Today, Russia has an expanded military base in Tartus, Syria, Iran has its military and political presence, with its ancillary Shiite militia of Hezbollah, its hedge against Israel. The US is there with shifting goals. Israel makes its presence felt through its bombing raids into Syrian territory with Prime Minister Netanyahu boasting confidently that Israel will be on the Golan Heights forever. Also, Turkey is fanning the flames of its Ottoman dreams to carve out a piece of its territory in Eastern Syria.

Much of the Syrian territory has been recovered from the ISIS forces and has been under government rule in quasi-normal conditions good enough for some of the refugees to repatriate. But as far as the major powers and Syria’s future are concerned, the conflict is declared to be a stalemate.

During the conflict, Moscow and Ankara have become odd bedfellows much to the chagrin of the West. Turkey has expanded its exports to Russia, defying US sanctions, and has bought military hardware (S-400) from Russia. Moscow, in its turn, has brought to fruition the consolidation of the TurkStream gas pipeline to supply Europe with natural gas. Mehmet Ogutcu, head of the Bosporus Energy Club, has said that TurkStream is a great success, despite the US efforts to block the project. “This project will cement military and trade relations between Turkey and Russia, because it is creating mutual interdependence,” he added.

The Syrian war has resulted in the deaths of 360,000 civilians since it started in 2011 and left many internal refugees, in addition to the ones who have flooded Turkey (3 million), Lebanon (2 million), Jordan (1 million) as well as Europe.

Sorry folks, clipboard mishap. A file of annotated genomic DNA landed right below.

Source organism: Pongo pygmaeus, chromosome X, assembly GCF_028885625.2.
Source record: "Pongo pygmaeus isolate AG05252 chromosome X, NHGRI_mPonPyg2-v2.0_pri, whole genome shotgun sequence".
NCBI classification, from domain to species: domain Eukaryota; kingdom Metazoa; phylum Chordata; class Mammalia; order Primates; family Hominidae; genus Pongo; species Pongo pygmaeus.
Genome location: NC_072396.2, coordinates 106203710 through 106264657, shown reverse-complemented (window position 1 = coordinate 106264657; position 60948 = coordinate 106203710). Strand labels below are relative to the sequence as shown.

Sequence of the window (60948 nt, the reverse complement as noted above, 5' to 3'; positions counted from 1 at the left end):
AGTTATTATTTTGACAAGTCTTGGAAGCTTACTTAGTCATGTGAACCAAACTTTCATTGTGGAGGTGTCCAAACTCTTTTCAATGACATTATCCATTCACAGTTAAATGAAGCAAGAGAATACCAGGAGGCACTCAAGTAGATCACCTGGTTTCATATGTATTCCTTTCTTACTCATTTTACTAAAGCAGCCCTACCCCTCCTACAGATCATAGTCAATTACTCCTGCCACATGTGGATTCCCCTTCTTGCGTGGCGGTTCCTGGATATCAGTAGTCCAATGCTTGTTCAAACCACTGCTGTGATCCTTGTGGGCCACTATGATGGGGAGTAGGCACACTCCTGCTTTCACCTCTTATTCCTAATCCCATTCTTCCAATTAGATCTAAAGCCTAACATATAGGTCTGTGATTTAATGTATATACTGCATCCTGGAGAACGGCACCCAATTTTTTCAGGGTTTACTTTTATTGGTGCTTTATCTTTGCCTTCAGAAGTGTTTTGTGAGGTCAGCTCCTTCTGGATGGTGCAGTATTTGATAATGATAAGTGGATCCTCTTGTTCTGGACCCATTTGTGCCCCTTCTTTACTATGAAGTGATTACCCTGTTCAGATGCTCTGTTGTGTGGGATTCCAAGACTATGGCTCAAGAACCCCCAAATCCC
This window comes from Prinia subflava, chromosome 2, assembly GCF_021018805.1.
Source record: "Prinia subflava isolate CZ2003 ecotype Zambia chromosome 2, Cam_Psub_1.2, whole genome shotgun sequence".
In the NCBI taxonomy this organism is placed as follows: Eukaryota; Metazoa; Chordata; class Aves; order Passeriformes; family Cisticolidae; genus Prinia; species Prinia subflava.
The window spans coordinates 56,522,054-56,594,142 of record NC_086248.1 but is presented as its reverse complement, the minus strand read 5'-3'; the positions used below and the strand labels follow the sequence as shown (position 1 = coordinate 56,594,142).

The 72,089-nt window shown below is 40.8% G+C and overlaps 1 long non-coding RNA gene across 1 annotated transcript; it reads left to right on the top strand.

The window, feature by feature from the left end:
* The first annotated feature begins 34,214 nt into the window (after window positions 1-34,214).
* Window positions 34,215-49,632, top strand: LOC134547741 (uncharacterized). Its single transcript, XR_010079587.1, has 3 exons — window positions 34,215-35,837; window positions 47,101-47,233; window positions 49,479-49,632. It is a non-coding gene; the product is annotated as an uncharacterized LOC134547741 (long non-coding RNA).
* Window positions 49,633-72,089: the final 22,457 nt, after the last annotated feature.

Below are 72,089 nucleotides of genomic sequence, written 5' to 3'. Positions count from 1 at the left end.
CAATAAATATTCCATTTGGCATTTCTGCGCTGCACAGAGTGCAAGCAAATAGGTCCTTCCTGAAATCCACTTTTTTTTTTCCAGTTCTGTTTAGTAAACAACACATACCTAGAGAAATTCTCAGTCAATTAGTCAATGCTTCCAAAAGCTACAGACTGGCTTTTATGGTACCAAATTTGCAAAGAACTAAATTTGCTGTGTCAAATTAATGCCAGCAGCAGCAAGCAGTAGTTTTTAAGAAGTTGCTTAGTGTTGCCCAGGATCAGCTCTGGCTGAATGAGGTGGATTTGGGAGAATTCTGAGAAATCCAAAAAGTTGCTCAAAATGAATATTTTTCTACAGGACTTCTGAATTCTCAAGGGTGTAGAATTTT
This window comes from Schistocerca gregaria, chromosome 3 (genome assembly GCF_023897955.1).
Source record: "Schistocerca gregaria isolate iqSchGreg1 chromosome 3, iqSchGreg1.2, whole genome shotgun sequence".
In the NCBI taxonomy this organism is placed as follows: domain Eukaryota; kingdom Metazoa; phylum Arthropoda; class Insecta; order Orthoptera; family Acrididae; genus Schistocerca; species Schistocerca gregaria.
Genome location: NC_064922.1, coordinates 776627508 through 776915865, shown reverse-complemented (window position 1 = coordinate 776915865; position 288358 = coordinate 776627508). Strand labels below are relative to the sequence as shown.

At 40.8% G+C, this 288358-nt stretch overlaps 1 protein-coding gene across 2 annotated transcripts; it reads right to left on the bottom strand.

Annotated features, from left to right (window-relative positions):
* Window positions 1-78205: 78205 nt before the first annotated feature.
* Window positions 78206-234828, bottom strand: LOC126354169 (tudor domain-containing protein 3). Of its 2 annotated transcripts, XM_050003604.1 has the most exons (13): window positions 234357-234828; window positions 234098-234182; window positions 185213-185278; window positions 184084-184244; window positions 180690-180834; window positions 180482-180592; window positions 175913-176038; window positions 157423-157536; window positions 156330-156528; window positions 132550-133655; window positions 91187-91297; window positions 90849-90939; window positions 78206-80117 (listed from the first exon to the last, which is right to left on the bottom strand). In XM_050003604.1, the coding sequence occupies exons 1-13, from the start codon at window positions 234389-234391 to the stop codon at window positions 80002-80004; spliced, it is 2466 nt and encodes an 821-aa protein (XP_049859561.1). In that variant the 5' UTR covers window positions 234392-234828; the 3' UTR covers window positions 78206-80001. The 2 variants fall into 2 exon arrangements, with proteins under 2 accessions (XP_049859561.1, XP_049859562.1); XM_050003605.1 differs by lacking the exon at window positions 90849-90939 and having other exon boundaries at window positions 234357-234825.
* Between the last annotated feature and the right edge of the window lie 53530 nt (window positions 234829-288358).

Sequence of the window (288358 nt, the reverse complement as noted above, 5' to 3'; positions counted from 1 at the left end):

Although much of the territory has been recovered by the Assad forces, with Russian military assistance, still the war has not fully come to an end. In November 28-29, Russia, Turkey and Iran will hold their 11th conference in Astana, capital of Kazakhstan, to finalize an agreement. The three have been meeting regularly to arrive at a solution, and their efforts have reduced the violence.

ISIS is still in Der Zor, an oil rich region as well as a historic site of great interest for Armenians. Turkey is in Afrin, fighting local Kurdish forces The US is in Manbij supporting the Kurdish Forces (YPG), which have proved to be the most effective fighting group against ISIS.

The American Special Representative for Syria, James Jeffrey, has stated that the US’s “local partner since 2014 has been PYD/YPG, which is the Syrian offshoot of PKK but we have not designated it as a terrorist organization, which we did with the PKK.”

But it looks like the American local policy has reached a turning point, since it has been Ankara’s contention that Syrian Kurds also have to be labelled as terrorists. Mr. Jeffry’s statement veers toward that direction as he adds, “The US operations in Syria could not be done without the active participation, coordination and cooperation of Turkey.” This is an indication that the US is contemplating abandoning the Kurds and that is why some of the Kurds are cozying up to the Assad regime.